Google plus is the latest online social networking site by Google Inc., which combines tagging with a photo application, contacts, a personal profile, and other features expected from a social networking site. It looks similar to Facebook and Twitter but have many new features added that Facebook and Twitter does not have. Google plus is currently invite-only, and each user has a limit of about 10 invites, similar to the launch of gmail. Google Plus seems aimed at people who are more interested in sharing things with people or groups with similar interests rather than simply broadcasting to a large number of online friends.
One of the great features of Google+ is the social circles that you can create in order to categorize your friends. Although Facebook use the idea of “lists” and was good for privacy if you knew how to work it, they didn’t really serve much purpose otherwise. In Google Plus, it forms a core part of the service because the idea is more about separating the various functions of your relationships with people: business associates, friends, family, etc. It’s just a lot clearer in purpose compared to Facebook’s solution. The graphical user experience is interesting when using this feature of the service.
An interesting part of the photo application which makes it different from Facebook, is that the comments are on the right hand side of the screen, rather than below the photo itself. This creates more space for comments without the user having to scroll down the page. Photos also seem to appear larger on the Google Plus application than on Facebook’s. Just like Facebook, Google Plus can detect where there is a face on the uploaded photo, and allows the user to choose a friend to tag. As soon as you type into the input box, a list of your friends drops down as suggestions. Once your albums have been created, they can be viewed in the photos section, where all of your friends’ albums will appear.
Stream feature is almost exactly the same as the Facebook news feed. It’s not a lack of creativity on Google’s part, I think it just makes the most sense to do things like this. It’s a pity though that Facebook had to learn the lesson and invent it, while Google Plus just gets to add it to their array of core functions. What is really different about the Stream feature though is that you can filter it according to your social circles. I love this because I can select “family” to see what my folks are up to, “friends” to see what my friends are up to, and “work colleagues” to spy on my workmates.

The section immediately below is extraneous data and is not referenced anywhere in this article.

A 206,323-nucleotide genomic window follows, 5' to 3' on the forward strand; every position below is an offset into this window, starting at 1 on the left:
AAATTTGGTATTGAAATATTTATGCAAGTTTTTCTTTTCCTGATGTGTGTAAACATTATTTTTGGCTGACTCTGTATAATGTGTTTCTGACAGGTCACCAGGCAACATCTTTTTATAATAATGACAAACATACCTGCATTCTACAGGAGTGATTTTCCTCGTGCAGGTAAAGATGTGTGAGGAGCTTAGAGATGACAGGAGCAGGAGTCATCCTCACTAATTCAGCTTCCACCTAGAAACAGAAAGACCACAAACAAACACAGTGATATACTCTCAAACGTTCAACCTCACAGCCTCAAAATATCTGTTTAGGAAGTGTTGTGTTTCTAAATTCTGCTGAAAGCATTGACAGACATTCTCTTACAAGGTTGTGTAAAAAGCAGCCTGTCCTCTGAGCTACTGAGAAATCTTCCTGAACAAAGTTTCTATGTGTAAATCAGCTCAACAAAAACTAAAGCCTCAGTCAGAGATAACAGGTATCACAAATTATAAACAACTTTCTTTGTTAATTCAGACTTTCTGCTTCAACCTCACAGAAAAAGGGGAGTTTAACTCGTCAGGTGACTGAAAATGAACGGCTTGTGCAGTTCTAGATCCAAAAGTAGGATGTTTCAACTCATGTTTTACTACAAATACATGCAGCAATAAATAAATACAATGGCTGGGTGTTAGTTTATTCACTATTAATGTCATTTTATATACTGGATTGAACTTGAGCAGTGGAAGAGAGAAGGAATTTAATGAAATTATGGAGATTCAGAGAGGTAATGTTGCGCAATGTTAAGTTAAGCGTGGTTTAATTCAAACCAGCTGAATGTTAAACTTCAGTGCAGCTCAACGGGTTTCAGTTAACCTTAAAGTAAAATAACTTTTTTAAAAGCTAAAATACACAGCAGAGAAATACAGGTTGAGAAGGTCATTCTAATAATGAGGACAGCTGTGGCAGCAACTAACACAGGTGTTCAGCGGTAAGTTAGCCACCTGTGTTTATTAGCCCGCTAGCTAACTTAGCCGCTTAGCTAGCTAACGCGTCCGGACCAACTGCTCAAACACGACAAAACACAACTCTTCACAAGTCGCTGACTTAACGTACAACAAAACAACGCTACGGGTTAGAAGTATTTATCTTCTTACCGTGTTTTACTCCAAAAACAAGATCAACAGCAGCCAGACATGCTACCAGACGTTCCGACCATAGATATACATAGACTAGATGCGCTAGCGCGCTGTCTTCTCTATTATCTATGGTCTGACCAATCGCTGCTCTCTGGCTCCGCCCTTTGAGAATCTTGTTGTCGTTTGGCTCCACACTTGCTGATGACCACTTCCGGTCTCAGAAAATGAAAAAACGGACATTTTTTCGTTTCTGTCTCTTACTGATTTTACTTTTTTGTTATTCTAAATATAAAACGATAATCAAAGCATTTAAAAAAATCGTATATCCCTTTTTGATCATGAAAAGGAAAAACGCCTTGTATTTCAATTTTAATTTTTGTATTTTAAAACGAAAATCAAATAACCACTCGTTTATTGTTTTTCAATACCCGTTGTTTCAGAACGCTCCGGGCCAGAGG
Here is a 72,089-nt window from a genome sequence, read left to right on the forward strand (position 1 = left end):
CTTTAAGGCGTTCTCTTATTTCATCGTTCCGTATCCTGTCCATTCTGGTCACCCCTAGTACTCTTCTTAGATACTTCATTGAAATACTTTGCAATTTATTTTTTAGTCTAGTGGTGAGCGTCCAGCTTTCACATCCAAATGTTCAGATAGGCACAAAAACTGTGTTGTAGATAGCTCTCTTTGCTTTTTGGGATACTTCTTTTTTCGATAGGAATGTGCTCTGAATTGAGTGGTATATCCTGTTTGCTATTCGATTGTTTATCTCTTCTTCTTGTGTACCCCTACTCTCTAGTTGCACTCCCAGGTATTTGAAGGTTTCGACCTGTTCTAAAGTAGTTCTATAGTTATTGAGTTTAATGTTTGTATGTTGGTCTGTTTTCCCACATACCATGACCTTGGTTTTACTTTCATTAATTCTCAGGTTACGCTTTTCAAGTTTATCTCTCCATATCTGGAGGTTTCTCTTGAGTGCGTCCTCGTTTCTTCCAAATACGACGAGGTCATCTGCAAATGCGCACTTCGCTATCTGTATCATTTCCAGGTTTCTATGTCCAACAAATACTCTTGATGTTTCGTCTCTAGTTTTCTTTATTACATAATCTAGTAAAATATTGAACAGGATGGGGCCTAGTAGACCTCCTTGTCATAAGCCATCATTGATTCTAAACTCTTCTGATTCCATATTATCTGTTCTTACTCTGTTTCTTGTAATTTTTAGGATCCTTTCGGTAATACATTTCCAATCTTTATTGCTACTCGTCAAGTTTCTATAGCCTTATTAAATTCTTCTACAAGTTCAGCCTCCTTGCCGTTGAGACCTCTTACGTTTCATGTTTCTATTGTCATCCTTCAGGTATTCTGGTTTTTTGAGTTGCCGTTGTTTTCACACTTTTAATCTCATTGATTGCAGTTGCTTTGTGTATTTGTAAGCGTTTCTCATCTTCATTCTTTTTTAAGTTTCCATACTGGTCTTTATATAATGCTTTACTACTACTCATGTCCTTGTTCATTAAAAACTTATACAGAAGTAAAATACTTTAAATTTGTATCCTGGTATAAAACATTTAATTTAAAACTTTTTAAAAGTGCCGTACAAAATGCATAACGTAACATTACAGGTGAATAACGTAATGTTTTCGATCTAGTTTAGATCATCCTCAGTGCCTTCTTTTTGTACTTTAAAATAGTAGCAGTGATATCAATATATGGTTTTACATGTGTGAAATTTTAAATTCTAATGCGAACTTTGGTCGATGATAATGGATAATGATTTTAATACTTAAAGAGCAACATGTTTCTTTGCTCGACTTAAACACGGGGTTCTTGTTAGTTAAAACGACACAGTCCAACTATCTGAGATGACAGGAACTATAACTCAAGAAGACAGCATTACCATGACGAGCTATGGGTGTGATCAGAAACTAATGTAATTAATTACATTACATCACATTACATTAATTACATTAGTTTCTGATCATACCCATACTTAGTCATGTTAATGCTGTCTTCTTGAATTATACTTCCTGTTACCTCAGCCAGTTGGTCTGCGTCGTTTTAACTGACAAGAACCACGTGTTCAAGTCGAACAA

Hangouts and Huddle
This is most likely the elaborate and unique feature that the Google Plus team has integrated into their social network. This is basically an extension of the Google Chat gadget, which allows users to call each other from the site and do video conferencing. The ability to group video chat via webcam, called a “Hangout,” and the ability to chat with a group, called a “Huddle,” have proven to have so much appeal that Facebook quickly followed suit. The company said Wednesday that it will also roll out group chatting and video chatting by teaming with Internet phone company Skype. It will be interesting to see if Facebook ends up adding other Google Plus features.
Google Plus has Sparks, which allows you to search for content and add it to your interests. The good thing about this is that it acts as a kind of news feed for your interests. So if you pick “embedded systems” as your interest, then you can see updates to that topic in your Sparks page. There is also a share link beneath each item within the interest, to enable users to share this interesting content quickly with their friends.
Another good thing about Google Plus is the notifications. This is similar to Facebook’s alert and popup system but the notifications drop down is much wider on Google Plus, allowing for more information. You can actually reply comments and posts from the notifications panel. This is really good when you’re on a page that you don’t want to leave, but you also want to reply to a comment. You don’t have to jump from page to page responding to things, you can just do it from your notifications box.
Deciding whom you share different posts with seems to be top of mind on Google Plus. With Google Plus, no one gets added automatically. Once you sign up, you add people similar to how you follow people on Twitter. Then you choose a circle to put them in.Four circles are standard: “friends,” “family,” “acquaintances” and “following.” You can follow anyone without being accepted, whereas Facebook requires the consent of both sides. You can create new circles, too, such as “co-workers”. Any post or link goes only to the circle or circles you designate, and you can drill down to sharing with just one or two people, or no one. You can also make a link public to share it with everyone including people who have added you to their circles but whom you haven’t added to yours. Google Plus also lets you edit posts after you post them and decide for each post whether to allow comments.
Other facts: Google Plus has a “+1″ button rather than a “Like” button, but the feature is similar. The only difference is, once you sign up for Google Plus, you see this “+1″ button next to every single Google search item.